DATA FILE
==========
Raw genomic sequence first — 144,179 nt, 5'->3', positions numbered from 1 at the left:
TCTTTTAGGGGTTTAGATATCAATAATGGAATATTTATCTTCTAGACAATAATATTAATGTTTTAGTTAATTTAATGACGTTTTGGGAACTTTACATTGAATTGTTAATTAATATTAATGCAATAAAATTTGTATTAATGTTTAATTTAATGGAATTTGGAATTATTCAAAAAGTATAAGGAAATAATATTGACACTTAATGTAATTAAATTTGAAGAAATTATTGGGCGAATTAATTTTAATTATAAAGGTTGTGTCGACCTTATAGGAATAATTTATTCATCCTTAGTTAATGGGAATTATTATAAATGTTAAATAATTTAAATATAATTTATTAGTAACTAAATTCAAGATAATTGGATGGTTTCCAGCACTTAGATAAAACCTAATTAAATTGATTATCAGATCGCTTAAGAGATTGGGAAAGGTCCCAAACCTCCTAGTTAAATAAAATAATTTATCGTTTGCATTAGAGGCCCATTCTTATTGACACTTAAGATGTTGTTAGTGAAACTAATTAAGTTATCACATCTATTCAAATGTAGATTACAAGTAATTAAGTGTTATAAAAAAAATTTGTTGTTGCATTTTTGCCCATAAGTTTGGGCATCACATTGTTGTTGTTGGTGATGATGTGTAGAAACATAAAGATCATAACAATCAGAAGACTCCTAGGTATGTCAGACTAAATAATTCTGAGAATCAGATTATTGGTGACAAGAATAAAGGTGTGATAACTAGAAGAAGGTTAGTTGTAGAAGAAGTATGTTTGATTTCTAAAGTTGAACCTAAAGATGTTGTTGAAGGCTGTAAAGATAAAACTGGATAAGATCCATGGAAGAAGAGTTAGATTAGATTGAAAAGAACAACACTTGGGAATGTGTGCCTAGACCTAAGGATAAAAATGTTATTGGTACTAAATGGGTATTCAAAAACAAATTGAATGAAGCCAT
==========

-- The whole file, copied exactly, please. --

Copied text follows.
Raw genomic sequence first — 144,179 nt, 5'->3', positions numbered from 1 at the left:
TCTTTTAGGGGTTTAGATATCAATAATGGAATATTTATCTTCTAGACAATAATATTAATGTTTTAGTTAATTTAATGACGTTTTGGGAACTTTACATTGAATTGTTAATTAATATTAATGCAATAAAATTTGTATTAATGTTTAATTTAATGGAATTTGGAATTATTCAAAAAGTATAAGGAAATAATATTGACACTTAATGTAATTAAATTTGAAGAAATTATTGGGCGAATTAATTTTAATTATAAAGGTTGTGTCGACCTTATAGGAATAATTTATTCATCCTTAGTTAATGGGAATTATTATAAATGTTAAATAATTTAAATATAATTTATTAGTAACTAAATTCAAGATAATTGGATGGTTTCCAGCACTTAGATAAAACCTAATTAAATTGATTATCAGATCGCTTAAGAGATTGGGAAAGGTCCCAAACCTCCTAGTTAAATAAAATAATTTATCGTTTGCATTAGAGGCCCATTCTTATTGACACTTAAGATGTTGTTAGTGAAACTAATTAAGTTATCACATCTATTCAAATGTAGATTACAAGTAATTAAGTGTTATAAAAAAAATTTGTTGTTGCATTTTTGCCCATAAGTTTGGGCATCACATTGTTGTTGTTGGTGATGATGTGTAGAAACATAAAGATCATAACAATCAGAAGACTCCTAGGTATGTCAGACTAAATAATTCTGAGAATCAGATTATTGGTGACAAGAATAAAGGTGTGATAACTAGAAGAAGGTTAGTTGTAGAAGAAGTATGTTTGATTTCTAAAGTTGAACCTAAAGATGTTGTTGAAGGCTGTAAAGATAAAACTGGATAAGATCCATGGAAGAAGAGTTAGATTAGATTGAAAAGAACAACACTTGGGAATGTGTGCCTAGACCTAAGGATAAAAATGTTATTGGTACTAAATGGGTATTCAAAAACAAATTGAATGAAGCCAT